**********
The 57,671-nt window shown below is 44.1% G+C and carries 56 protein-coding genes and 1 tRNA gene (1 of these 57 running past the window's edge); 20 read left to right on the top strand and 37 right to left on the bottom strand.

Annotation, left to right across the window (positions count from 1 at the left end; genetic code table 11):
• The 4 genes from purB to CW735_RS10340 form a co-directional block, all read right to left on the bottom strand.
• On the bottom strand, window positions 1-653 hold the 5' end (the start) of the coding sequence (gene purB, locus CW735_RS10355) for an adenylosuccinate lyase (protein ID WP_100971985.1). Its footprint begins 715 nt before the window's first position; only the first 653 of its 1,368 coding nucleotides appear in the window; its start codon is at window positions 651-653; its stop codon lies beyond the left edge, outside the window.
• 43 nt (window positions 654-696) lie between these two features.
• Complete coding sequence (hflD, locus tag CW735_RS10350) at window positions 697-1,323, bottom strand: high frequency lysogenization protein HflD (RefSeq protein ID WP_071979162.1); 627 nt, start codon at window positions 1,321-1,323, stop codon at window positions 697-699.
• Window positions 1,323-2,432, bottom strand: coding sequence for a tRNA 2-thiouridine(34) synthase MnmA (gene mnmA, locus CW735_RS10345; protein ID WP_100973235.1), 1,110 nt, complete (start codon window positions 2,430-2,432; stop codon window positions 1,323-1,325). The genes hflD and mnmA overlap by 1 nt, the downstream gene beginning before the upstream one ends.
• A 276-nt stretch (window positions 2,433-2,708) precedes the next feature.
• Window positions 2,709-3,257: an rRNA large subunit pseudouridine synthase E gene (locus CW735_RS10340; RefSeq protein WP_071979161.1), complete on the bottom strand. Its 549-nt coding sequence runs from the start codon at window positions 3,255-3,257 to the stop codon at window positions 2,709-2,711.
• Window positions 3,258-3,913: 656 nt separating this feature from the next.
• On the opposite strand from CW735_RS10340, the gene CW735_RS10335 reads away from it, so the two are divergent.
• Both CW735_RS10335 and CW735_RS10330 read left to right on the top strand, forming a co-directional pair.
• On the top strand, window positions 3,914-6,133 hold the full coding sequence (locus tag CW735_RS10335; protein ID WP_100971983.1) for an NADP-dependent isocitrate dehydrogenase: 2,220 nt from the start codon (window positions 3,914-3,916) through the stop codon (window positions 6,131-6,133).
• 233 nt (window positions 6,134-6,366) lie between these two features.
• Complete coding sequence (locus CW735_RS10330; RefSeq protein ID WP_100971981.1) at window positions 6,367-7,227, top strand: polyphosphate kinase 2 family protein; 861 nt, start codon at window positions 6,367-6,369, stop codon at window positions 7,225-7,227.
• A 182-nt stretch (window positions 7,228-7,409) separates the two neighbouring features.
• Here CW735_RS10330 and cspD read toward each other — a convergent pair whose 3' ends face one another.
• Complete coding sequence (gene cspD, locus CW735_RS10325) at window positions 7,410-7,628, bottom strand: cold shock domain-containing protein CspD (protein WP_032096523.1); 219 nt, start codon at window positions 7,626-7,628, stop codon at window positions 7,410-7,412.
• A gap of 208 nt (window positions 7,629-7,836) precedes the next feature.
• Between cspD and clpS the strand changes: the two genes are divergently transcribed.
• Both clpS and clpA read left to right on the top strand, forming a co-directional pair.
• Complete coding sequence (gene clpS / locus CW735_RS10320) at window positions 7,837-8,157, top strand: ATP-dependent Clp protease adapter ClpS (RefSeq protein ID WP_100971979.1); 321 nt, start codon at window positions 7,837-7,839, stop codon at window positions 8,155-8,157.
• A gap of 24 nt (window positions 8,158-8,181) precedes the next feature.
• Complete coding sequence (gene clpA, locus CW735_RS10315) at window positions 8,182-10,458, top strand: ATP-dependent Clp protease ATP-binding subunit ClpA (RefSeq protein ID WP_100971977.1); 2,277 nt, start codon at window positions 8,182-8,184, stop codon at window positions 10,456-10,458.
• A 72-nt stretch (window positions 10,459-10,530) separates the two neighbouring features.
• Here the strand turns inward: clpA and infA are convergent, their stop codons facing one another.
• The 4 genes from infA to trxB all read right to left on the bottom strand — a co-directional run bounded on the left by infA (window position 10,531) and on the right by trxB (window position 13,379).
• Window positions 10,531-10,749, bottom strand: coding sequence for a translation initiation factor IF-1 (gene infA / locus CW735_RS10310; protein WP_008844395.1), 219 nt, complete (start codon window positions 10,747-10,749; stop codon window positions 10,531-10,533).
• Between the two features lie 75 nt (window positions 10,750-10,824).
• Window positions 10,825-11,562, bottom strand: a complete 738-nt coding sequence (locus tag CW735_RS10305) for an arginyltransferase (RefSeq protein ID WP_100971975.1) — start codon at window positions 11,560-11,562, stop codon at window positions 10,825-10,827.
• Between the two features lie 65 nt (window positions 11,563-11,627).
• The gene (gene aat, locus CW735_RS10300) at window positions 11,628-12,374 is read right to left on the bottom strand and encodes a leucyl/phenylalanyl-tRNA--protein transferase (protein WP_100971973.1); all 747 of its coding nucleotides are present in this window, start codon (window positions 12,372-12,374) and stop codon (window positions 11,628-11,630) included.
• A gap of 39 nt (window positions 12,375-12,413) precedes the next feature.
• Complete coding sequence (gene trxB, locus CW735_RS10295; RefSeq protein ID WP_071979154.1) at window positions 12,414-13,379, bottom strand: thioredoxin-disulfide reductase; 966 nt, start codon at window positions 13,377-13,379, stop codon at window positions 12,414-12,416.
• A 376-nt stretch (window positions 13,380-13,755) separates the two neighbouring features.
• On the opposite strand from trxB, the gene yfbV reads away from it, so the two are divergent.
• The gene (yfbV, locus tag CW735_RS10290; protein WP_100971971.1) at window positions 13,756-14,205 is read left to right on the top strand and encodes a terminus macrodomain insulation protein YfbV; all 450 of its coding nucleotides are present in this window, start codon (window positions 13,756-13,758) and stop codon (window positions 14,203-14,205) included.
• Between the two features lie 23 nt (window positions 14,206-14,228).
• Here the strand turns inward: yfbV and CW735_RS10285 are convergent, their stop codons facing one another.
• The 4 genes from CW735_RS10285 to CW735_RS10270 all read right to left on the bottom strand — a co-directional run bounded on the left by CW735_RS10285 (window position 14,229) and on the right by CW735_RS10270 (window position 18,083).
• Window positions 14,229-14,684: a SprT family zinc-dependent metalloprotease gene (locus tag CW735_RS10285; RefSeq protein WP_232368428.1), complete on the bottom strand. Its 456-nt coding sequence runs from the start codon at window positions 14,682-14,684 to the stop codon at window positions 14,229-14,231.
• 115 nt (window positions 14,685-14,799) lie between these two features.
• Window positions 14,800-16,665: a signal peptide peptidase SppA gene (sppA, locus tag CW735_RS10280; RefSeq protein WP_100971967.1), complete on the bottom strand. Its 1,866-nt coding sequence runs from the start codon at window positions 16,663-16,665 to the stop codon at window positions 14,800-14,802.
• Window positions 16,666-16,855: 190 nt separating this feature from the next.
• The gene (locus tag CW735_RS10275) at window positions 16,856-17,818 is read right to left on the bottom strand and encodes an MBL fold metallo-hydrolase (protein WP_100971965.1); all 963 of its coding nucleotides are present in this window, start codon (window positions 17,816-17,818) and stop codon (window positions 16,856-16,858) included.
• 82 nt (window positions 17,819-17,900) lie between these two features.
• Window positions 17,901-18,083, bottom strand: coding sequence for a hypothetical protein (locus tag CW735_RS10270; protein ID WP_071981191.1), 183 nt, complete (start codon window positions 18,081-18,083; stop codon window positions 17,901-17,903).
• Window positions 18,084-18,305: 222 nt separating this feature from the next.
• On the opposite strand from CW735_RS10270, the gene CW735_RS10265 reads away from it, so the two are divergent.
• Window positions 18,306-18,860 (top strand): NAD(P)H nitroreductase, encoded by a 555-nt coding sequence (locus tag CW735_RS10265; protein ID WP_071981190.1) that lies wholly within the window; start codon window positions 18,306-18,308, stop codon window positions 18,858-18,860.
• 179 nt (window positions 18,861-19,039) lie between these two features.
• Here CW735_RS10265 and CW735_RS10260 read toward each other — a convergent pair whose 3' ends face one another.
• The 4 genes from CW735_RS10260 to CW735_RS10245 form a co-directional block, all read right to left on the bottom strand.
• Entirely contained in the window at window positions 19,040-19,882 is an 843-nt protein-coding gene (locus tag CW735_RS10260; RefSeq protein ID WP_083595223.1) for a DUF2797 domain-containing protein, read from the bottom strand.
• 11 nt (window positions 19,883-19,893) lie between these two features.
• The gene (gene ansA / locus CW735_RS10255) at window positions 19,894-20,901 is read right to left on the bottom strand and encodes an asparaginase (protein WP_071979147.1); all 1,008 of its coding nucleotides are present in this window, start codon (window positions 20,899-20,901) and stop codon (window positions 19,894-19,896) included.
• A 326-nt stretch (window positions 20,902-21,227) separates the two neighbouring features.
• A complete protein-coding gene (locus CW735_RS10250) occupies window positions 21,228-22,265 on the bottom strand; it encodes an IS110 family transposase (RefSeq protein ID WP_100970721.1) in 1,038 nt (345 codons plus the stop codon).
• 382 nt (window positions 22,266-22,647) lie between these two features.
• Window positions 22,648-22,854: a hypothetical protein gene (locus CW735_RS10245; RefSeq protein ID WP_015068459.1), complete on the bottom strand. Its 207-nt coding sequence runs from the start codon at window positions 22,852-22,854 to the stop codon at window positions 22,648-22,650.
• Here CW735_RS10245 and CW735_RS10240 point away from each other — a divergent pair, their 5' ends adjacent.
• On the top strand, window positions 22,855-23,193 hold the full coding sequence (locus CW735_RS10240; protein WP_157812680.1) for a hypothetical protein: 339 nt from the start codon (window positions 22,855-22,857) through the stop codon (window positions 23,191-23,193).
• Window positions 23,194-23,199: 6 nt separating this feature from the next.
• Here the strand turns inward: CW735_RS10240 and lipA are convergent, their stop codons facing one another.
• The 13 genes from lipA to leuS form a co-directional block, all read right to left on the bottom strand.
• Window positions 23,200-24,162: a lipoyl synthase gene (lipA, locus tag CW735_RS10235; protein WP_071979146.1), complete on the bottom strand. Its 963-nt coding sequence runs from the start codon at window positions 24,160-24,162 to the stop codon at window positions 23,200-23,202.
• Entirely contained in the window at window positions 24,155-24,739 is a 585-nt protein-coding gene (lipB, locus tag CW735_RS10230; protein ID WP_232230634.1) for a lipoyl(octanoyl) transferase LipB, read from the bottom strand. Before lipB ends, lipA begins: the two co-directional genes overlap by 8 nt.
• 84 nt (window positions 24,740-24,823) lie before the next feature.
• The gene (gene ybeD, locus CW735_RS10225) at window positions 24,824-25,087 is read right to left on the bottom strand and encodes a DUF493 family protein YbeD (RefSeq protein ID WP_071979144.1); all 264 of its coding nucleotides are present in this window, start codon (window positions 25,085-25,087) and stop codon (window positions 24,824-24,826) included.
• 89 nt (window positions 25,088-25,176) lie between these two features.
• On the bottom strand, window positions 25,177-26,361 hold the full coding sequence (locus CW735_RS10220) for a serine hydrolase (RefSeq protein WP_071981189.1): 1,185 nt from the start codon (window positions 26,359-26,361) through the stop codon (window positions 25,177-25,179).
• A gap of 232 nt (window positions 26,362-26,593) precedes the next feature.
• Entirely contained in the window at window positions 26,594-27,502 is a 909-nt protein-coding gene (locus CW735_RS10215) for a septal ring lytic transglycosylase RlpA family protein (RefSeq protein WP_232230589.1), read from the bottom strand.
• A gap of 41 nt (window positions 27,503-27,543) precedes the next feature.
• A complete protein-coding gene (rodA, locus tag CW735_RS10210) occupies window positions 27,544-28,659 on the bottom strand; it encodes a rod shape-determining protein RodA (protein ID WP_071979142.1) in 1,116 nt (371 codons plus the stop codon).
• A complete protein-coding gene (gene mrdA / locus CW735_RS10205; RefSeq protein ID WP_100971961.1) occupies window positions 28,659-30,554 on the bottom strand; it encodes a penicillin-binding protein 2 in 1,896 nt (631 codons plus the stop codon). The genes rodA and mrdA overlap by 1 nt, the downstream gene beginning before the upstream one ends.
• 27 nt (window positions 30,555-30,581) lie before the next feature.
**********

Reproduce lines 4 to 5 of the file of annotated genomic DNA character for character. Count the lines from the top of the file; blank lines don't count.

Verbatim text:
• On the bottom strand, window positions 1-653 hold the 5' end (the start) of the coding sequence (gene purB, locus CW735_RS10355) for an adenylosuccinate lyase (protein ID WP_100971985.1). Its footprint begins 715 nt before the window's first position; only the first 653 of its 1,368 coding nucleotides appear in the window; its start codon is at window positions 651-653; its stop codon lies beyond the left edge, outside the window.
• 43 nt (window positions 654-696) lie between these two features.